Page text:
Worcestershire CCC are taking part in a ground-breaking experiment which could ultimately lead to more durable and semi-artificial pitches coming into force at New Road and other cricket squares around the country.
The England and Wales Cricket Board have installed two SISGrass wickets at the National Performance Centre at Loughborough combining natural turf grass with twisted yarn.
And Worcestershire are also taking part in the experiment – being run in conjunction with SIS Pitches – in the net area at their headquarters.
County players have given their backing to how the surface has behaved since it was first tried out in mid August.
And, if the trial proves successful, it may eventually lead to the multi-use of a wicket rather than the limited number of times it can be played on at present.
Such hybrid pitches are already in operation in football in the Premier League and in the Luzhniki Stadium in Russia which will be used for the 2018 World Cup final.
Here Worcestershire head groundsman Tim Packwood explains how the project is working and its potential advantages in a Question and Answer session with the Worcestershire CCC website.
Question: Could you explain the experiment to do with wickets you are currently taking part in?
Tim Packwood: “We’ve done a trial with a company called SISGrass who have installed a wicket at the National Cricket Performance Centre at Loughborough, who have pioneered this through Chris Wood (ECB Pitches Consultant).
“It involves synthetic grass that they use currently in football pitches which we are now trying to see if it can be transferred into cricket to make a pitch last longer.
“What they are probably looking at for the moment is that this is going to be for One-Day cricket where, if you get a block of T20 games you may be able to use that same pitch four or five times or maybe even longer, whereas at the moment you would probably use a wicket a couple of times.
“This is the very early stages of a trial the ECB are conducting at Loughborough and we are also helping out with a trial here and the same at Edgbaston as well.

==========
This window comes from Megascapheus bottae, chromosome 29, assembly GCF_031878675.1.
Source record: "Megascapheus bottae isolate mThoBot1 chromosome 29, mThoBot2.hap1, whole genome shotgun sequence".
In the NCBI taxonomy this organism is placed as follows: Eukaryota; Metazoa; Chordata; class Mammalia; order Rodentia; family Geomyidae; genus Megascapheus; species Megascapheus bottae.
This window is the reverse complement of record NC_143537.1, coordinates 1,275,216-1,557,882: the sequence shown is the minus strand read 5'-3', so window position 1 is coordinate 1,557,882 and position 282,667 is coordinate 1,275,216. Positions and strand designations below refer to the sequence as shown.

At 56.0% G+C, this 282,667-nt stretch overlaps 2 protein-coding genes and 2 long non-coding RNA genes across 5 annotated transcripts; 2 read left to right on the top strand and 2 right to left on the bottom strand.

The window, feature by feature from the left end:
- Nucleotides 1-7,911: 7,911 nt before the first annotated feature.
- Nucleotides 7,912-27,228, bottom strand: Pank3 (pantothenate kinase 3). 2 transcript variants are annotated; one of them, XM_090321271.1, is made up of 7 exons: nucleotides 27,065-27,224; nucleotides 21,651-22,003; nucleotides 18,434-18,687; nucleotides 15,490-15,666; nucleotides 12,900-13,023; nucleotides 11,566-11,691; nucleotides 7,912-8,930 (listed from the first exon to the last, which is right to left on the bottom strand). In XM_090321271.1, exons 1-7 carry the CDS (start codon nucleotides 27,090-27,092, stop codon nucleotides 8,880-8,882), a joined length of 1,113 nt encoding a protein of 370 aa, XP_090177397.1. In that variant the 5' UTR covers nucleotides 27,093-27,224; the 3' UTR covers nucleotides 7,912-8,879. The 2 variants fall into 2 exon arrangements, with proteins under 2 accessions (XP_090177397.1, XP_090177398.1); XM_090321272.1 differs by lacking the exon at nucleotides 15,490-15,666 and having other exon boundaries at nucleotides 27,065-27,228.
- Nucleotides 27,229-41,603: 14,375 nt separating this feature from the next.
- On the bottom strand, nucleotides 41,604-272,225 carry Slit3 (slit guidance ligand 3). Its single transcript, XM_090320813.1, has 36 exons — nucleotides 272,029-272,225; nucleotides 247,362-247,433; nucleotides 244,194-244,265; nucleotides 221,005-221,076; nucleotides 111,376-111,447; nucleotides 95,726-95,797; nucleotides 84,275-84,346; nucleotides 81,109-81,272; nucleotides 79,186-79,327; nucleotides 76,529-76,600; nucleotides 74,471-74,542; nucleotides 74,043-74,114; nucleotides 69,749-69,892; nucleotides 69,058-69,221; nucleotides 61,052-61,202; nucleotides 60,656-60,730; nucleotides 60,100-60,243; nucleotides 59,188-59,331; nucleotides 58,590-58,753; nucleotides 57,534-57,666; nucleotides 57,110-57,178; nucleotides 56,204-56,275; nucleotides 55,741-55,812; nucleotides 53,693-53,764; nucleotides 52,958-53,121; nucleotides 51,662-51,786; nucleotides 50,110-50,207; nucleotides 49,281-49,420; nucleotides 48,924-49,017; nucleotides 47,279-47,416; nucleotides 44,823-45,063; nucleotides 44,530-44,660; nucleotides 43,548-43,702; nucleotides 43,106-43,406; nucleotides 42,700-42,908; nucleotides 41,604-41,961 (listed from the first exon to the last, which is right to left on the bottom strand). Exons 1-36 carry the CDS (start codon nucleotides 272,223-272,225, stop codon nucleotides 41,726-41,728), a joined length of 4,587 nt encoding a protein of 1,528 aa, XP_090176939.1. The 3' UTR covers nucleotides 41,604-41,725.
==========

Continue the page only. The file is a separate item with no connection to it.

“Our trial wicket is in the net area here. At Edgbaston they have got a trial wicket on the edge of the main square which they are hoping to use as practice ‘bowl through’ area for the bowlers.”
Question: What are the advantages of such a scheme if it proves successful?
Tim Packwood: “If a wicket holds together, and it can be used for a longer period of time, then you will probably have set wickets in the centre of your square that would be solely for One-Day Cricket.”
Question: How long as it been in down at New Road and how many times have you used it so far?
Tim Packwood: “We had ours installed on June 20. Then we needed to encourage the grass that is there to grow and fill in around the fibres, which we did. We prepared that particular pitch and two other nets side by side.
“The plan was to have played on it by the first week of August but, because we had three or four days of bad weather, we decided they weren’t quite ready to be used so the first time they got played on was August 15.”
Question: What has been the reaction of the players and what is your response to how it has played.
Tim Packwood: “From what I saw visually and talking to the players, there seemed to be some good bounce, good carry, there was a little bit of turn which surprised me a little bit so early, but that was because of the length the twine has been cut off at and we can tweak that a little bit to whatever are the requirements as we go on.
“The players said that out of the two nets we gave them, the one with the SISGrass seemed to have a more consistent bounce and it came onto the bat better than the grass one that was in use.
“The bowlers said they didn’t really notice a lot of difference but visually where the bowlers have bowled, the footholds where they land and follow through, seem to hold up a lot better than in the net where there is no twine.
“The batters said the ball came on nicely but it was also noticeable where they stood, there was hardly any wear and tear either.”
Question: If it is successful, does that help you out as a groundsman, in terms of the number of wickets and would you introduce them all over the square?
Tim Packwood: “I don’t think you would have a complete square of them because the thinking is behind this is that you can hold the wicket together and make it last longer.
“So you would solely be looking to use it in One-Day cricket or a block of T20 cricket whereas, in Four-Day cricket, you want the pitch to break up and get the spinners involved as the game goes on.
“The trial we are doing is to see ‘is this a viable product we can use?’ and the feedback I’ve got from here and the feedback that Chris Wood is giving back is positive.
“I’m going to do a report on how it has played here that will go to SISGrass and to Chris Wood. The more information we can all collate and put together, the better.”